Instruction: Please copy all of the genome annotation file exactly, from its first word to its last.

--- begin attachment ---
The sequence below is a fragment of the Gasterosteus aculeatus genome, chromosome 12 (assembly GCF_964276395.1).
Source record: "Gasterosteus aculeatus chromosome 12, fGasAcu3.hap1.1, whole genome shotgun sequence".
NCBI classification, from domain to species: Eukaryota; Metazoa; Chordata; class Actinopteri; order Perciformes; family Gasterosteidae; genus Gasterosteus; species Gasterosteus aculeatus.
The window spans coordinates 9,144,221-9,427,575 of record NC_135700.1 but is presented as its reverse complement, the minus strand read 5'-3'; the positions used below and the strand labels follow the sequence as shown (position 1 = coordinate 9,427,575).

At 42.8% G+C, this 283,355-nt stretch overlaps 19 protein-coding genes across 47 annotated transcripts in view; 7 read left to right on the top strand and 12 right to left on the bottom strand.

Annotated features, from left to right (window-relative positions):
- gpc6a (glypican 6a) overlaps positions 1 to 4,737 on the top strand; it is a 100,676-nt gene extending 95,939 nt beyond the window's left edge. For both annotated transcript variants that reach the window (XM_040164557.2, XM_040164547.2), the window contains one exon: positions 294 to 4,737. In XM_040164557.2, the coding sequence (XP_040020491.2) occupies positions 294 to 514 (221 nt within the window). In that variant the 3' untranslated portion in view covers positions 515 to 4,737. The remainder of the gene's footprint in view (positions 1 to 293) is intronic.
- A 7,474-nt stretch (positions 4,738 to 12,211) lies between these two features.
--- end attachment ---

The sequence below is a fragment of the Gasterosteus aculeatus genome, chromosome 12 (assembly GCF_964276395.1).
Source record: "Gasterosteus aculeatus chromosome 12, fGasAcu3.hap1.1, whole genome shotgun sequence".
NCBI classification, from domain to species: Eukaryota; Metazoa; Chordata; class Actinopteri; order Perciformes; family Gasterosteidae; genus Gasterosteus; species Gasterosteus aculeatus.
The window spans coordinates 9,144,221-9,427,575 of record NC_135700.1 but is presented as its reverse complement, the minus strand read 5'-3'; the positions used below and the strand labels follow the sequence as shown (position 1 = coordinate 9,427,575).

At 42.8% G+C, this 283,355-nt stretch overlaps 19 protein-coding genes across 47 annotated transcripts in view; 7 read left to right on the top strand and 12 right to left on the bottom strand.

Annotated features, from left to right (window-relative positions):
- gpc6a (glypican 6a) overlaps positions 1 to 4,737 on the top strand; it is a 100,676-nt gene extending 95,939 nt beyond the window's left edge. For both annotated transcript variants that reach the window (XM_040164557.2, XM_040164547.2), the window contains one exon: positions 294 to 4,737. In XM_040164557.2, the coding sequence (XP_040020491.2) occupies positions 294 to 514 (221 nt within the window). In that variant the 3' untranslated portion in view covers positions 515 to 4,737. The remainder of the gene's footprint in view (positions 1 to 293) is intronic.
- A 7,474-nt stretch (positions 4,738 to 12,211) lies between these two features.